1. Sans-serif fonts are usually more legible than fonts with serifs.
2. Avoid using a font that has characters that are too similar to one another, as this will reduce the legibility of the print.
3. Avoid using dot matrix print for critical flight-deck documentation.
4. Long chunks of text should be set in lower case.
5. If upper case is required, the first letter of the word should be made larger in order to enhance the legibility of the word.
6. When specifying font height, or accessing graphs to determine the size of a lower-case character, the distinction between “x” height and overall size should be made.
7. As a general recommendation, the “x” height of a font used for important flight-deck documentation should not be below 0.10 inch.
8. The recommended height-to-width ratio of a font that is viewed in front of the observer is 5:3.
9. The vertical spacing between lines should not be smaller than 25-33% of the overall size of the font.
10. The horizontal spacing between characters should be 25% of the overall size and not less than one stroke width.
11. Avoid using long strings of text set in italics.
12. Use primarily one or two typefaces for emphasis.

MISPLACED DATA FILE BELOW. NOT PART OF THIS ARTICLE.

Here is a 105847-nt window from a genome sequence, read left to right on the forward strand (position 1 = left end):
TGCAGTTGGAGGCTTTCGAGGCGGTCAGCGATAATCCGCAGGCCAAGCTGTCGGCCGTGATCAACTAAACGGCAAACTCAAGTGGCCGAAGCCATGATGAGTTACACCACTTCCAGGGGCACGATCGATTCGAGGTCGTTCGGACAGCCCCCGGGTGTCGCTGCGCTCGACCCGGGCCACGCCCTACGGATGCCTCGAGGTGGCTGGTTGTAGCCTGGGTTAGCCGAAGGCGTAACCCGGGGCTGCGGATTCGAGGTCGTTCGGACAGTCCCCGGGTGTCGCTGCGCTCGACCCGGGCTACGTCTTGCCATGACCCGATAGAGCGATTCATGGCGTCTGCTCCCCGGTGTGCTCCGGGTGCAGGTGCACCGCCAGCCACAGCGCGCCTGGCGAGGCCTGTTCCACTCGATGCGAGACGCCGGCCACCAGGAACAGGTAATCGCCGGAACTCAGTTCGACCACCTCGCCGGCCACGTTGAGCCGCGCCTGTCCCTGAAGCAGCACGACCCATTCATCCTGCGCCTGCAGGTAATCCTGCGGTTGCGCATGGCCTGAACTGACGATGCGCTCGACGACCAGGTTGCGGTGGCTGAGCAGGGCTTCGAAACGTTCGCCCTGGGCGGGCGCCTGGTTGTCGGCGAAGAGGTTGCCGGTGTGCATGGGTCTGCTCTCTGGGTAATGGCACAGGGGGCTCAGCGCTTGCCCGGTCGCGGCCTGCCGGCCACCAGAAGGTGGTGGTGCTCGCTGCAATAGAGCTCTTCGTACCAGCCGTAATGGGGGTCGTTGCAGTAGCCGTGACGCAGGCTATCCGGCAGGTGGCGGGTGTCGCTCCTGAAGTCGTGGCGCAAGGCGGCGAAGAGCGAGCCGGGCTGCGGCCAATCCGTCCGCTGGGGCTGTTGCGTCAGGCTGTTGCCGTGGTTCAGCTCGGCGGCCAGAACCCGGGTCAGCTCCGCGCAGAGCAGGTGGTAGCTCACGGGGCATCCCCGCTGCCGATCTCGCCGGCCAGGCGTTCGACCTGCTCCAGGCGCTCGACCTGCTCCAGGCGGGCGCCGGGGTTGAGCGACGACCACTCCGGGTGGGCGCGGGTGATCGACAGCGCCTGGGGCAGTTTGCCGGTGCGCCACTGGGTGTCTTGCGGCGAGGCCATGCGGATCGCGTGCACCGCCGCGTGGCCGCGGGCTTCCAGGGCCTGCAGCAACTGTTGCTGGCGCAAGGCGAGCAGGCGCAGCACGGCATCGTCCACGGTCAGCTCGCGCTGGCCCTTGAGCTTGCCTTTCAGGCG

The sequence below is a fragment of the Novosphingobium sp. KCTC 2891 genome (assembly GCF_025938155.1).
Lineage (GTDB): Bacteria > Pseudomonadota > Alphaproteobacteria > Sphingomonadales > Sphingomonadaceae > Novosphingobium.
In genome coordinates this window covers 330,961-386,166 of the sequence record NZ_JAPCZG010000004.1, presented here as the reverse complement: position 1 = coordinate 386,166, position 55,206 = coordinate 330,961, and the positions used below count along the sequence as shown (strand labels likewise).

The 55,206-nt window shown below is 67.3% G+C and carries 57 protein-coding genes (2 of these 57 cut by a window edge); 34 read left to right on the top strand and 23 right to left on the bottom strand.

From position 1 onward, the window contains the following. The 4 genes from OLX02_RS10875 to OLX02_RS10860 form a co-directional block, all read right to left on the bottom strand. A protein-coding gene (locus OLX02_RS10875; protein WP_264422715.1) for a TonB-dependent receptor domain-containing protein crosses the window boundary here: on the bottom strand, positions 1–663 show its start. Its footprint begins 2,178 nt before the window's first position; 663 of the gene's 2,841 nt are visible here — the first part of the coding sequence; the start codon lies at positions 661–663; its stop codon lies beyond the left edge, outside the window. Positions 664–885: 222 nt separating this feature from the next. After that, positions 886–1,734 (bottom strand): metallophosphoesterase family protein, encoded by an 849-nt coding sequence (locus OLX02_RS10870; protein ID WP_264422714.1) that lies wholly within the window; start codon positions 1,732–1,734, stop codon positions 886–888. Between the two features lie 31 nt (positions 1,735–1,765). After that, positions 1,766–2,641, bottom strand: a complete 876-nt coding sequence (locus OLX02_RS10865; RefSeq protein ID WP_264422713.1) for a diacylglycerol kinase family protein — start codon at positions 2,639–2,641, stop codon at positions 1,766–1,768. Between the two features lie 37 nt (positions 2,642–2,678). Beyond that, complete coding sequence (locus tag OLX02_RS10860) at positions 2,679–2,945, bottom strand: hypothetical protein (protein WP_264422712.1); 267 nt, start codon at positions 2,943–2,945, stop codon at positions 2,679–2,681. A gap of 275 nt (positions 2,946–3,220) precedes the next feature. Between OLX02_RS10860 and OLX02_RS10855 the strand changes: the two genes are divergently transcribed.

13. Use black characters over a white background for most cockpit documentation.
14. Avoid using white characters over a black background in normal line operations. However, if this is desired:
1. Use minimum amount of text.
2. Use relatively large typesize.
3. Use sans-serif to minimize the loss of legibility.
15. Black over white or yellow are recommended for cockpit documentation.
16. Avoid using black over dark red, green, and blue.
17. Use anti-glare plastic to laminate documents.
18. Ensure that the quality of the print and the paper is well above normal standards. Poor quality of the print will effect legibility and readability.
19. The designer must assess the age groups of the pilots that will be using the documentation, and take a very conservative approach in assessing information obtained from graphs and data books.
The Whitney Museum has a new mark: a dynamic W that responds to the artworks and words around it. Designed by Experimental Jetset, the new graphic identity embraces the inventive spirit of the Museum, and signals other changes afoot as the Whitney prepares to move to its new building in 2015. Be sure to check out the case study.